Alex Ryan funeral: ‘We have to be challenged by the fact that Alex was too young to die’

Mourners attending the funeral of 18-year-old Alex Ryan at Millstreet, Co Cork, yesterday.

The priest who celebrated the funeral Mass of a teenage victim of a potent designer drug has urged young people to reflect on his death and say no to drugs.

Fr John Fitzgerald, the parish priest of Millstreet, Co Cork, said 18-year-old Alex Ryan was too young to die, and that his mother, Irena, and sister, Nicole, have been “robbed of their tomorrows”.

He made his comments in his homily yesterday as hundreds of people gathered in the town’s St Patrick’s Church to say goodbye to Alex, who died in Cork University Hospital (CUH) on Saturday after taking the psychoactive stimulant N-Bomb at a house party in the Greenmount area of Cork City last week. He is believed to be the first Irish victim of the drug.

“As you came face-to-face with his remains last night in the funeral home, beautifully dressed, looking lovely, as he is in all those photographs, we have to be challenged by the fact that Alex was too young to die,” said Fr Fitzgerald.

“We all know the reasons why, because they’ve been well recorded in media in the last few days. And this should cause us all to reflect on the reasons for his death, because we’ve all been warned for many years about the dangers of drugs, and I would encourage you to reflect.”

Fr Fitzgerald reminded the many young people in the congregation of the two-fold pledge they took at their Confirmation — to abstain from drink until a certain age and to abstain from drugs for life.

“I put that before you again this morning — that you have the strength of character to say no so that you yourselves can reach your full potential, achieve your own targets, and find a niche in life where you’ll be happy and content,” he said.

His drugs warning was driven home by Nicole, who paid a moving tribute from the altar to her younger brother.

Flanked by her mother, she remembered Alex as a “fighter with a lion’s heart”, as “a brother, a son, a boyfriend, a friend” who always looked up to her.

“He was the joker, the giver, the happy one, he was creative, and he had compassion for everyone and anyone he met. He hated seeing people suffer,” said Nicole.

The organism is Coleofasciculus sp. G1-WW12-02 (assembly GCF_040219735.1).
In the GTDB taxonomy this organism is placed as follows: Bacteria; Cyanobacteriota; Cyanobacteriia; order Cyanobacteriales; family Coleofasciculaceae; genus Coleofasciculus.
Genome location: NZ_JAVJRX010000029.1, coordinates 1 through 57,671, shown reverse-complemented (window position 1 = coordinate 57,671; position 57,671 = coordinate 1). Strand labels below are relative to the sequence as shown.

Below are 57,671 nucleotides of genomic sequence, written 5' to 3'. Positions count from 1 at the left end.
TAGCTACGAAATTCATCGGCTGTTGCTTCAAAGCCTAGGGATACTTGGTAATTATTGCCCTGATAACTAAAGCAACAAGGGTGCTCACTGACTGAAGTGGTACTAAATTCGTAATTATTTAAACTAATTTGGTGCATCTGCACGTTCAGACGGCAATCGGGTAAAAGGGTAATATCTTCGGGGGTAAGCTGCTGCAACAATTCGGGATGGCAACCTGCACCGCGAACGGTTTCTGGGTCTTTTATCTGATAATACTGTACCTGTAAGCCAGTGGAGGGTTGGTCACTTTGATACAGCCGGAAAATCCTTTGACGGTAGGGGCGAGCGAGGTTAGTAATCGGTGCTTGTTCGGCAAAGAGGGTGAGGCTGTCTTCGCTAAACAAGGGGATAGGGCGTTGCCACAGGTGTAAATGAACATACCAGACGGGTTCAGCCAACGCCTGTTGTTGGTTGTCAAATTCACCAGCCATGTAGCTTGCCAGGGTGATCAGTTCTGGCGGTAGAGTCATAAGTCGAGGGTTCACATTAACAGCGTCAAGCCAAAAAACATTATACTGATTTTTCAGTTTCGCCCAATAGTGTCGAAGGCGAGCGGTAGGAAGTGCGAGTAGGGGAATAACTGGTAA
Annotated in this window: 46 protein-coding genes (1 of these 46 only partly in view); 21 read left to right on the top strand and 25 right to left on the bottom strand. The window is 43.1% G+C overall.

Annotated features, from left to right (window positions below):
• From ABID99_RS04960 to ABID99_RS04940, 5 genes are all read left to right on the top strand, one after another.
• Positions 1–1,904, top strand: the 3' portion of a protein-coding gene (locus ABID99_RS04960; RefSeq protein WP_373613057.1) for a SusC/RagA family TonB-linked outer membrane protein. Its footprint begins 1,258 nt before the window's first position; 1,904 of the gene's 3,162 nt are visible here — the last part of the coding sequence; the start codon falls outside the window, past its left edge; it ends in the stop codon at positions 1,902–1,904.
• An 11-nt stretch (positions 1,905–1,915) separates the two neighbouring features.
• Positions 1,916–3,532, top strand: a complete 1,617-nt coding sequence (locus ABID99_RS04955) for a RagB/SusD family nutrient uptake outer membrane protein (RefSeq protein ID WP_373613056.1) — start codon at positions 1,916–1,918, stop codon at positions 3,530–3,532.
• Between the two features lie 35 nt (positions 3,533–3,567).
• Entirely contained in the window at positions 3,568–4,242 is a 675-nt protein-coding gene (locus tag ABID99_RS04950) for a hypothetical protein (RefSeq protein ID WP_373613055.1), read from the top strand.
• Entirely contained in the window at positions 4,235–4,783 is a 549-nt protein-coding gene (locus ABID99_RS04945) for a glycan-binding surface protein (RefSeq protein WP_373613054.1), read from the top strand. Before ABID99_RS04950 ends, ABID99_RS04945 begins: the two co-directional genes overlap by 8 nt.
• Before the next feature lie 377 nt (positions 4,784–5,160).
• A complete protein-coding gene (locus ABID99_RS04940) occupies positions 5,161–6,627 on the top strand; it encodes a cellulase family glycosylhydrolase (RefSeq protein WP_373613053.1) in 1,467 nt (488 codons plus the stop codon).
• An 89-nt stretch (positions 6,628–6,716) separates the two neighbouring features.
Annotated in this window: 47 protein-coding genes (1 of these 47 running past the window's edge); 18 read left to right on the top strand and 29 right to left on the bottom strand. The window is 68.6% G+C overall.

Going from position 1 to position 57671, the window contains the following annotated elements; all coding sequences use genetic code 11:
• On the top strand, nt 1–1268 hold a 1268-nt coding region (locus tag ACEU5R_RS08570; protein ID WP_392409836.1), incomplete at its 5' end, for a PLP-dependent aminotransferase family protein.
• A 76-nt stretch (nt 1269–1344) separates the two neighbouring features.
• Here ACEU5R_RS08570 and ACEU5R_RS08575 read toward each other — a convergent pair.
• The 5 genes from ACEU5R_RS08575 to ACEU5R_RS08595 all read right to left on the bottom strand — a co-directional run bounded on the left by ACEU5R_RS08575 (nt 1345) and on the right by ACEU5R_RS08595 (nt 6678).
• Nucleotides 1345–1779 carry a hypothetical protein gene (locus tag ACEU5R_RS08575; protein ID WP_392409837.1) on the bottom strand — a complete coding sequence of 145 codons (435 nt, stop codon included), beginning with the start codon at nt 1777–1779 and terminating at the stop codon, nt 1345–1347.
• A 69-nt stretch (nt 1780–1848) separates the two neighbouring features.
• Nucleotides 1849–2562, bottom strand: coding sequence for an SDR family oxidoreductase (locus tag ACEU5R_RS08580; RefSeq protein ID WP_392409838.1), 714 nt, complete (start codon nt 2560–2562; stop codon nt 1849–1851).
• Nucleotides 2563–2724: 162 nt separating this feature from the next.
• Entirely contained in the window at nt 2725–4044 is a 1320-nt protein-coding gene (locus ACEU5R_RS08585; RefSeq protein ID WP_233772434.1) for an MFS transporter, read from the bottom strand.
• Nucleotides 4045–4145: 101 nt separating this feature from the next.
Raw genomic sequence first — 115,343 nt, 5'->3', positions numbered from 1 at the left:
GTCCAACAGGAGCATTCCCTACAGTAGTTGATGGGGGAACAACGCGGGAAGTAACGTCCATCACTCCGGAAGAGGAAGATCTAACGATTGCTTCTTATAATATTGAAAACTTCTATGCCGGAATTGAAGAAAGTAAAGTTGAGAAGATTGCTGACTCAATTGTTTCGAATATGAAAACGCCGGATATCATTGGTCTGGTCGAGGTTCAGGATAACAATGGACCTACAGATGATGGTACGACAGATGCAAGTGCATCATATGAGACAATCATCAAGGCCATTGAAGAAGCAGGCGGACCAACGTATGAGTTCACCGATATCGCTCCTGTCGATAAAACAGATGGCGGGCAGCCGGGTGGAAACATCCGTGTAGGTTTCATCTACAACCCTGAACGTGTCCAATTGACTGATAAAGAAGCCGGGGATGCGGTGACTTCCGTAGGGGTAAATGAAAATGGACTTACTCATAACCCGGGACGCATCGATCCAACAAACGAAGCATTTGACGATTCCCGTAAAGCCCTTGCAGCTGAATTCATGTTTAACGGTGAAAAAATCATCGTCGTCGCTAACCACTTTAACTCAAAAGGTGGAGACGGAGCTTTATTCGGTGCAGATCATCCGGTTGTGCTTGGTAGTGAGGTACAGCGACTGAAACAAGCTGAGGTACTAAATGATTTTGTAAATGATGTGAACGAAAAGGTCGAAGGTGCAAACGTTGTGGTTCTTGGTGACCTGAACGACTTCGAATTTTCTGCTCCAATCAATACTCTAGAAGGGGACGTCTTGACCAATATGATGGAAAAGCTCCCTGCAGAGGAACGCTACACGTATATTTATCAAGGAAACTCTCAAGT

“Alex hated to conform. He did not see the point of spending your life working nine to five.

“He wanted to be free to live life on his terms and his rules. I often thought this was unrealistic but the more I think about it, the more I see his point of view.

“The thing that breaks my heart the most is that he will never know my children, he will never be at my wedding, we will never have a night out together — all these little things that people may take for granted, I will never get to share with him and that’s tragic,” said Nicole.

She said she will be forever grateful that he got to see her graduate. “He was so happy that day. I used always joke with him that I would put mum in a home and he would always say he would come save her.

“We had a great time together. We were very different but the same in many ways.”

Nicole paid tribute to the two men who came to party-goers’ aid last Tuesday. She thanked the staff at CUH, and the team in its intensive care unit; Alex’s girlfriend Triona for giving him the love they could not; Kanturk rugby club and the people of Millstreet for their generosity, support, and sympathy.

She said that her little brother had done more in his 18 years than she imagines she will ever do in a lifetime. “But I will try to keep making him proud. I will do you and mum proud, I promise,” said Nicole.

“I will take care of her, I promise. I won’t put her in a home, I promise. We’ll stay strong for you, we promise. We will love you forever, we promise.

Fr Fitzgerald said Alex’s death should remind people of how fragile life really is. He paid tribute to Alex’s many friends who journeyed with him, even to the point of being with him in CUH as he drew his final breaths.

He recalled his love of playing guitar and ukulele, and also remembered how he played the ukulele at Millstreet Community School’s Leaving Certificate Mass last May.

“Many of you can recall the 6ft 7in Alex, with his little ukulele, playing the communion reflection,” said Fr Fitzgerald.

“That was probably the last time I spoke to him, and I thanked him for that. I think he was proud that he was able to play it for his classmates.

“As we look at the lovely photos of him, Alex will never grow old.

“When you come for your class reunions in 10 years’ time, or in 20 or 25 years, this is how you will remember Alex, as he is in those photographs there.

“He won’t age, get the grey hairs, or lose hair like the rest of us. He will remain, in one sense, forever young.”

The funeral was also told that Alex was remembered at an Orthodox service in Irena’s sister’s home town in the Ukraine.

Fourth, fifth, and sixth year students of Millstreet Community School provided a guard of honour as the coffin was carried from the church.

Alex’s remains were cremated in a private ceremony in Ringaskiddy afterwards.


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